Lake Tahoe is a unique and magnificent treasure. This historic 4-H Camp creates opportunities for inspiration, education and relaxation - right on the lake shore.
Owned and operated by the University of Nevada, the camp has a rich tradition as a setting for youth to live and learn at Lake Tahoe. The diverse forest, meadow and beach ecosystems provide an unparalleled opportunity for outdoor environmental education.
This spectacular site on 32 acres at the south shore of Lake Tahoe is available to youth and adult groups for camps, conferences, educational events, retreats or other programs.
Reservations can be made on a day or overnight basis year round.
History: University of Nevada Cooperative Extension began holding annual camps for 4-H club members in 1930 at University of Nevada facilities in Reno. Beginning in 1934, campers used the Boy Scout Camp at Zephyr Cove, Lake Tahoe for three years before the Nevada Farm Bureau leased the Skyland facility at Lake Tahoe for 4-H use.
Mr. and Mrs. William Rabe recognized that an annual camp would benefit Nevada's young people. For this reason, in 1938, they sold 30 acres of heavily-wooded, level ground to the Nevada Farm Bureau to establish a permanent 4-H Camp. In addition to the 30 acres of choice property, which extended to the lake shore, the purchase included an easement to Lake Tahoe, two miner's inches (32,313,600 gallons) of water per day from Folsom Spring and an easement for the required pipeline to bring water to the camp.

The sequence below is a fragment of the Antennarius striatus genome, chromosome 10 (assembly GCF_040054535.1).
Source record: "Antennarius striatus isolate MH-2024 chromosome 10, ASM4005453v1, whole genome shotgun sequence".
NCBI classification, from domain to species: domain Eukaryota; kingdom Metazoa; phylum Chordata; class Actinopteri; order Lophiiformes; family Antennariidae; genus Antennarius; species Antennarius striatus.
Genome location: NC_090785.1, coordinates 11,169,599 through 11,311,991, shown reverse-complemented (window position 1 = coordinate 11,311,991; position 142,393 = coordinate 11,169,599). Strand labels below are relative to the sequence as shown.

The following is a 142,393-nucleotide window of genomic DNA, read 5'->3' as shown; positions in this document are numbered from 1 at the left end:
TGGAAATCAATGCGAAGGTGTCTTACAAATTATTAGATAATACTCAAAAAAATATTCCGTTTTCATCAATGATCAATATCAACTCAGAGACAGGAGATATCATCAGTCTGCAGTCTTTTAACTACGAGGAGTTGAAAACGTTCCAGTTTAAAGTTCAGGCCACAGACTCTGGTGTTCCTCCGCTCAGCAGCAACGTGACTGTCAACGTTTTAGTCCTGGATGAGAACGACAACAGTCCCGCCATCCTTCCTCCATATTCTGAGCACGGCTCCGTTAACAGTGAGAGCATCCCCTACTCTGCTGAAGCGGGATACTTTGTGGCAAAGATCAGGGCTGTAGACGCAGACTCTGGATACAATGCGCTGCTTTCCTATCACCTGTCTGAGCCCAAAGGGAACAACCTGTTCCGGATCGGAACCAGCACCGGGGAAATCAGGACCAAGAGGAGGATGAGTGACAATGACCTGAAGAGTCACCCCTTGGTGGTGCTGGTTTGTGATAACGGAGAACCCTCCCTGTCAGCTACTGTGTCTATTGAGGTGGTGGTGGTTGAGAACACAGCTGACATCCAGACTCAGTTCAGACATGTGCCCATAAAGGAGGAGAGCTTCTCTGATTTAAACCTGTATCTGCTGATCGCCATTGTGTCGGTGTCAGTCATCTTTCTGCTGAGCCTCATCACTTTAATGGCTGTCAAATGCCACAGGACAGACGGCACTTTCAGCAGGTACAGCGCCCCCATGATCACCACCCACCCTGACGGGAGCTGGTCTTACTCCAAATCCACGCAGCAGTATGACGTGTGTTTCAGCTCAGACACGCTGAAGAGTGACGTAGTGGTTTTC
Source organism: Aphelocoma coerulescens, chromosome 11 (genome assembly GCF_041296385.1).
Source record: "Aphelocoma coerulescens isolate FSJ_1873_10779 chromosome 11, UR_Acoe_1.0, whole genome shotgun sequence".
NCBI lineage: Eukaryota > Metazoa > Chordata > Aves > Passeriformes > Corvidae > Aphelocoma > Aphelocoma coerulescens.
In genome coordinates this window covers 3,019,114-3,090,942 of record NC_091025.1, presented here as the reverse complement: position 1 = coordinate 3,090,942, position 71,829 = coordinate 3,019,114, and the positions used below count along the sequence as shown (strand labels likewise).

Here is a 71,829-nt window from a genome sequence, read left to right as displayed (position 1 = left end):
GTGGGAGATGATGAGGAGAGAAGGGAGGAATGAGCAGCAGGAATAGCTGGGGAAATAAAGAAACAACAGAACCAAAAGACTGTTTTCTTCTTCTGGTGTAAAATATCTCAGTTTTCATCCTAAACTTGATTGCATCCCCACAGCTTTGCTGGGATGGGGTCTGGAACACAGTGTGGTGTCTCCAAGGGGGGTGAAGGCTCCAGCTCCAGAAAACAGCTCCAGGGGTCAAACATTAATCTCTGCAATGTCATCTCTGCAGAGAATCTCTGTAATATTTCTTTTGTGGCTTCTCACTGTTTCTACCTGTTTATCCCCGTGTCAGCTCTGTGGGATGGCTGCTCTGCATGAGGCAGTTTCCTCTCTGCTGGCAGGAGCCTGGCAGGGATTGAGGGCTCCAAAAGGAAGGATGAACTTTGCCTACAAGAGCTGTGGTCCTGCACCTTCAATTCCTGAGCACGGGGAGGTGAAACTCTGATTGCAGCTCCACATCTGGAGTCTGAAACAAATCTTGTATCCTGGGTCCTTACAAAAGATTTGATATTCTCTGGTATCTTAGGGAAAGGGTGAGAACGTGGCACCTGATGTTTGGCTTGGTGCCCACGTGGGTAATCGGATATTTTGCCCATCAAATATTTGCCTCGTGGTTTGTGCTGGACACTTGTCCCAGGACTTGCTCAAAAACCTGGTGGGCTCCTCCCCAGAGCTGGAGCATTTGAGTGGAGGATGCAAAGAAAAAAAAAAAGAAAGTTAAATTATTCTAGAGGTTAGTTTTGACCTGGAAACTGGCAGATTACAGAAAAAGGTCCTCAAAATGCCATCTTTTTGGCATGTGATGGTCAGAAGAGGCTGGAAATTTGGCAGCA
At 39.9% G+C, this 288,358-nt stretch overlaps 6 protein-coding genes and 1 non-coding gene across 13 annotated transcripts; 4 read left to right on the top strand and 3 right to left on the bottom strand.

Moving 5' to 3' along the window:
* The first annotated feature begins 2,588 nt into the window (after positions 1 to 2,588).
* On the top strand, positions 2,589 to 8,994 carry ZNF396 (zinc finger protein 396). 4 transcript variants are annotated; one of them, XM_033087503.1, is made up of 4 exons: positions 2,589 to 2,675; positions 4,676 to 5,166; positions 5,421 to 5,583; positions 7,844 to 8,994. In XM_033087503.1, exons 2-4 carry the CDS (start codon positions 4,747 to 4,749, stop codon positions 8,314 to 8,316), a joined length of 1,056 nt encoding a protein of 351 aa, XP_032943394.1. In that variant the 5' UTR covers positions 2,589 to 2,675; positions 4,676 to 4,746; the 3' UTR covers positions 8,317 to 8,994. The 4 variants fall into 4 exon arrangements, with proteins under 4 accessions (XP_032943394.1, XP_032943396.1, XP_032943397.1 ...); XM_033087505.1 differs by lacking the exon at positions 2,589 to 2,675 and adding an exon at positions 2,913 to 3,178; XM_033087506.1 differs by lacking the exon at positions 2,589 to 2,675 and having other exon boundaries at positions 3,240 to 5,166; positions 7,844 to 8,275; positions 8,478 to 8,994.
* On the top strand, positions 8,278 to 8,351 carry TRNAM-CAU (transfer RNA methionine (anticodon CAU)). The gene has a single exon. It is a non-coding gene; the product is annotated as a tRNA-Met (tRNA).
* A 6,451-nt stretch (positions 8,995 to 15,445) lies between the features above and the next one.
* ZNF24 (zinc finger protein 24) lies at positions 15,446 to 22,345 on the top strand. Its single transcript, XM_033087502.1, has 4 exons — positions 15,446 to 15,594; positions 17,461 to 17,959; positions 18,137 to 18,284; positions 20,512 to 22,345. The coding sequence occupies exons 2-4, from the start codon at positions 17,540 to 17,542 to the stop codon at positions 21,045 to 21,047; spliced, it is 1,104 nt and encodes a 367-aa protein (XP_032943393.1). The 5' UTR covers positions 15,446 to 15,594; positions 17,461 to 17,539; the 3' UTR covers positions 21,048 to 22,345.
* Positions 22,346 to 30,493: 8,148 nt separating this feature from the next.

On June 23, 1939, the Douglas County Farm Bureau inaugurated the campsite at its annual picnic, and on July 1, the first occupants arrived, 450 Seventh Day Adventist campers. The 4-H club groups camped at this site for the first time in August 1939 and have been camping there annually since that date.
On September 26, 1953, ownership of the camp was transferred to the State of Nevada under the direction of the Agricultural Extension Service and the University of Nevada Board of Regents. On December 30, 1947, an additional 3.29 acres of Lake Tahoe shore-front was deeded from D. Park to the State of Nevada, adding a beach to the property.